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Classical Lost And Found: Lawrence Dillon's Flights of Fancy

Lawrence Dillon's String Quartets have names like "Air," "Flight" and "The Infinite Sphere."
Douglas Holley
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Bridge Records
Lawrence Dillon's String Quartets have names like "Air," "Flight" and "The Infinite Sphere."

This new release from Bridge Records rates three gold stars for content, performance and sound. It features rewarding chamber music by American composer Lawrence Dillon (b. 1959) that has both emotional and intellectual dimensions.

French philosopher Blaise Pascal said, "Nature is an infinite sphere, whose center is everywhere and whose circumference is nowhere." That was Dillon's inspiration for his fourth string quartet (2009). Accordingly named "The Infinite Sphere," he uses the round and rondo formulas to create a convoluted musical fantasy in which the four instruments whirl and whir around one another.

His single movement String Quartet No. 3, "Air" (2005), pays homage to the repeating nature of the Italian da capo aria, combined with a rather grief-stricken aria of his own device. The quartet has an appealing palindromic symmetry about it where the beginning mirrors the end.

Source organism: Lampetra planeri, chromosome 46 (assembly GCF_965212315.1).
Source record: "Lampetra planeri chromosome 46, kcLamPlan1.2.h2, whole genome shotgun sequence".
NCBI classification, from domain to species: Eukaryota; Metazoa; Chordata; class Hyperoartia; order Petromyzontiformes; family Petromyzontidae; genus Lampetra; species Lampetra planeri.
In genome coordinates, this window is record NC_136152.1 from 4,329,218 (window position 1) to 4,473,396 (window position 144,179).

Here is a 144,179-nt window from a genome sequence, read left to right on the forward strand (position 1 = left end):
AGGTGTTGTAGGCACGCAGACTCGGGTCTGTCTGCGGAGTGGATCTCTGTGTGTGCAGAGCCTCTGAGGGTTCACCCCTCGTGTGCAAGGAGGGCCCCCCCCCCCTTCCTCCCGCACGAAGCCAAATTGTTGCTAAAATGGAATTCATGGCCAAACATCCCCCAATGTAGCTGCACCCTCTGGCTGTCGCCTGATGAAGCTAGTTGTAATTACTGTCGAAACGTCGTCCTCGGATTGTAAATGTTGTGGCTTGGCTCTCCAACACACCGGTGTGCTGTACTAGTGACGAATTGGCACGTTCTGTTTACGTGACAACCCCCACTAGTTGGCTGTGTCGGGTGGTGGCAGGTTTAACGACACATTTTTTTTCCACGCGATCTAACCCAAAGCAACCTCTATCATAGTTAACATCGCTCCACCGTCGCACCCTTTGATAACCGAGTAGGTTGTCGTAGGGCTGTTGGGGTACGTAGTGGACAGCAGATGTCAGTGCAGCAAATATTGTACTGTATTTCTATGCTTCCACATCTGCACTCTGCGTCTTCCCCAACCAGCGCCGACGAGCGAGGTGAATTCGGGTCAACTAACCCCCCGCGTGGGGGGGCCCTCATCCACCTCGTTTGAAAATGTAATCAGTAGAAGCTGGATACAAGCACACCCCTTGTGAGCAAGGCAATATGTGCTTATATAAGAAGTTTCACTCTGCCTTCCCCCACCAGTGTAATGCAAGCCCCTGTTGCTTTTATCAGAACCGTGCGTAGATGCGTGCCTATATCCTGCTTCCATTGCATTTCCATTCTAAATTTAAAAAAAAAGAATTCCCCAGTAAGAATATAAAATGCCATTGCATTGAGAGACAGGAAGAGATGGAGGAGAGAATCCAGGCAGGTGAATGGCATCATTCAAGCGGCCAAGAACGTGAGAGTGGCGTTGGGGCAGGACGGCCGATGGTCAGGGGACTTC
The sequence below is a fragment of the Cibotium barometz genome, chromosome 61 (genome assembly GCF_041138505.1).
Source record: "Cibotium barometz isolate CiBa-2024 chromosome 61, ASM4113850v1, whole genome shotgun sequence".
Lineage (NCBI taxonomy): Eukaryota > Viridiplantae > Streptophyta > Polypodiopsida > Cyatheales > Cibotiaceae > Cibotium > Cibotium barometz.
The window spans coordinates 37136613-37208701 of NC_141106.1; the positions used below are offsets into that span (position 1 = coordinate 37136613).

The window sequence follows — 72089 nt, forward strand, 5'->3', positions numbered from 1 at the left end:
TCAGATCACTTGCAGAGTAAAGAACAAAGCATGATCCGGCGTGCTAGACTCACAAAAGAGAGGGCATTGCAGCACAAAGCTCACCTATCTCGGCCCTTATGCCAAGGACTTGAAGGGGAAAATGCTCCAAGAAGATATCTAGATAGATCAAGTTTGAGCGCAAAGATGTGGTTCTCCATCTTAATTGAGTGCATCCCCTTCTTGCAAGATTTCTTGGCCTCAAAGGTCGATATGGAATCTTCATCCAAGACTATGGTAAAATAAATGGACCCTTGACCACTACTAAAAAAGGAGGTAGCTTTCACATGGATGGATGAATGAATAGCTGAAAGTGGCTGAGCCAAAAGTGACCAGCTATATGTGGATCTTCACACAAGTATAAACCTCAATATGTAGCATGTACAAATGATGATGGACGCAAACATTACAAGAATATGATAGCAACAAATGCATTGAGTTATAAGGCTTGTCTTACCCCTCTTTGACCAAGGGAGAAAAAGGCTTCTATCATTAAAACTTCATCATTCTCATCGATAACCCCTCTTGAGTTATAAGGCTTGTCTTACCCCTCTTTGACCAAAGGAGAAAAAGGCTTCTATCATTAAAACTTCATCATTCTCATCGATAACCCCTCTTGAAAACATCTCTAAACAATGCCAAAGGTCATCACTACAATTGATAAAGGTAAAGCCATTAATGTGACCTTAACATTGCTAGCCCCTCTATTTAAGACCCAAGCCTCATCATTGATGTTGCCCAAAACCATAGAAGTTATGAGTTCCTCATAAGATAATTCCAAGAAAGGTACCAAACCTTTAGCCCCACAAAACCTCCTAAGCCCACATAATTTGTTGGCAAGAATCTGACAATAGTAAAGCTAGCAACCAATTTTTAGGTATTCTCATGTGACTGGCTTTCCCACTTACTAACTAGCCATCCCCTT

The word "fugue" is derived from fuga, which in Italian means "flight." So it's not surprising Dillon chose fugal devices as the basis for his String Quartet No. 2, subtitled "Flight" (2002). Each of its six movements is named after aspects of flying.

The first fugue captures the mechanics of birds launching into air and the gracefulness of soaring. It's followed by "Insects and Paper Airplanes" — a "humstinger" of a fugue you might say — with outer sections that buzz and a central section that glides. You can hear Dillon's pesky mosquitoes (or whatever they are) swatted in the end.

Cover art for Lawrence Dillon's "Insects and Paper Airplanes."
/ Bridge Records
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Bridge Records

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"Stars" is a gorgeous nocturnal fugue, a contemplation of those heavenly bodies circling Polaris, while "Langley" depicts one of man's early humorous attempts to fly. The pendular "Swings" ponders playgrounds and the innocent dreams of children. And "Daedalus and Icarus" is an austere double fugue honoring those mythological Greek pioneers of aviation. The tragic final coda reflects the destruction visited on mankind by war planes.

The disc closes with Dillon's three-movement piano quartet dubbed "What Happened" (2005). The mysterious first movement is followed by a hymn-like second and virtuosic third. The latter has a twitchy Shostakovich feel and ends "in medias res," leaving the listener wondering ... "What happened?"

Dillon couldn't have better advocates than the Daedalus Quartet. With technical ability to burn, its members enthusiastically articulate these ingeniously quirky scores.

Bob McQuiston revels in under-the-radar repertoire at his web site Classical Lost and Found.

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Bob McQuiston